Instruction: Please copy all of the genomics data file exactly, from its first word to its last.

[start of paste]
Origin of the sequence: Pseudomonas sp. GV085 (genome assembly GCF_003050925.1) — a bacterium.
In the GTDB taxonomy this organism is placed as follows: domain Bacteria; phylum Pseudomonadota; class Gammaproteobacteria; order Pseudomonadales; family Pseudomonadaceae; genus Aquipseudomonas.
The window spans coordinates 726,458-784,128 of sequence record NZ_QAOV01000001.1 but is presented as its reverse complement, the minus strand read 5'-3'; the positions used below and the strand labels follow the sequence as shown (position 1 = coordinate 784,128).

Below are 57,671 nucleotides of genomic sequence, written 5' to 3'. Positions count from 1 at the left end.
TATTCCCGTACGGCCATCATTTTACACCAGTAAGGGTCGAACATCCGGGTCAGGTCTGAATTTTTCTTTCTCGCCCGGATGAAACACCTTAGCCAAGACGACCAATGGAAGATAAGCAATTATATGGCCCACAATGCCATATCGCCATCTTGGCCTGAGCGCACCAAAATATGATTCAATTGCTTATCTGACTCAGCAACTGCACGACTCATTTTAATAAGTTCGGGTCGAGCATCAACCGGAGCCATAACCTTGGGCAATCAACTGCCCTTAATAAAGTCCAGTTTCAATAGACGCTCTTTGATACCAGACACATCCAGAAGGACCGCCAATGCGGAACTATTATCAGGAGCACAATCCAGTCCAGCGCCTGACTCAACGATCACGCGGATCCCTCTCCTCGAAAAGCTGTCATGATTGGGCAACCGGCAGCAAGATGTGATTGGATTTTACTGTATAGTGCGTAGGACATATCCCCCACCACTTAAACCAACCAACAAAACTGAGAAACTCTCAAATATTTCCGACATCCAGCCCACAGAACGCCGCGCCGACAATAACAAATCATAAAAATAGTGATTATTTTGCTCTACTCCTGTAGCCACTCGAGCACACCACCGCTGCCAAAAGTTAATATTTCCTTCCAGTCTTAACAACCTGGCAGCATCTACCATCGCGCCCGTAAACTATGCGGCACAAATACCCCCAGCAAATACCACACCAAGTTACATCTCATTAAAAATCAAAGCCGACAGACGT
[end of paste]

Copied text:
Origin of the sequence: Pseudomonas sp. GV085 (genome assembly GCF_003050925.1) — a bacterium.
In the GTDB taxonomy this organism is placed as follows: domain Bacteria; phylum Pseudomonadota; class Gammaproteobacteria; order Pseudomonadales; family Pseudomonadaceae; genus Aquipseudomonas.
The window spans coordinates 726,458-784,128 of sequence record NZ_QAOV01000001.1 but is presented as its reverse complement, the minus strand read 5'-3'; the positions used below and the strand labels follow the sequence as shown (position 1 = coordinate 784,128).

Below are 57,671 nucleotides of genomic sequence, written 5' to 3'. Positions count from 1 at the left end.
TATTCCCGTACGGCCATCATTTTACACCAGTAAGGGTCGAACATCCGGGTCAGGTCTGAATTTTTCTTTCTCGCCCGGATGAAACACCTTAGCCAAGACGACCAATGGAAGATAAGCAATTATATGGCCCACAATGCCATATCGCCATCTTGGCCTGAGCGCACCAAAATATGATTCAATTGCTTATCTGACTCAGCAACTGCACGACTCATTTTAATAAGTTCGGGTCGAGCATCAACCGGAGCCATAACCTTGGGCAATCAACTGCCCTTAATAAAGTCCAGTTTCAATAGACGCTCTTTGATACCAGACACATCCAGAAGGACCGCCAATGCGGAACTATTATCAGGAGCACAATCCAGTCCAGCGCCTGACTCAACGATCACGCGGATCCCTCTCCTCGAAAAGCTGTCATGATTGGGCAACCGGCAGCAAGATGTGATTGGATTTTACTGTATAGTGCGTAGGACATATCCCCCACCACTTAAACCAACCAACAAAACTGAGAAACTCTCAAATATTTCCGACATCCAGCCCACAGAACGCCGCGCCGACAATAACAAATCATAAAAATAGTGATTATTTTGCTCTACTCCTGTAGCCACTCGAGCACACCACCGCTGCCAAAAGTTAATATTTCCTTCCAGTCTTAACAACCTGGCAGCATCTACCATCGCGCCCGTAAACTATGCGGCACAAATACCCCCAGCAAATACCACACCAAGTTACATCTCATTAAAAATCAAAGCCGACAGACGT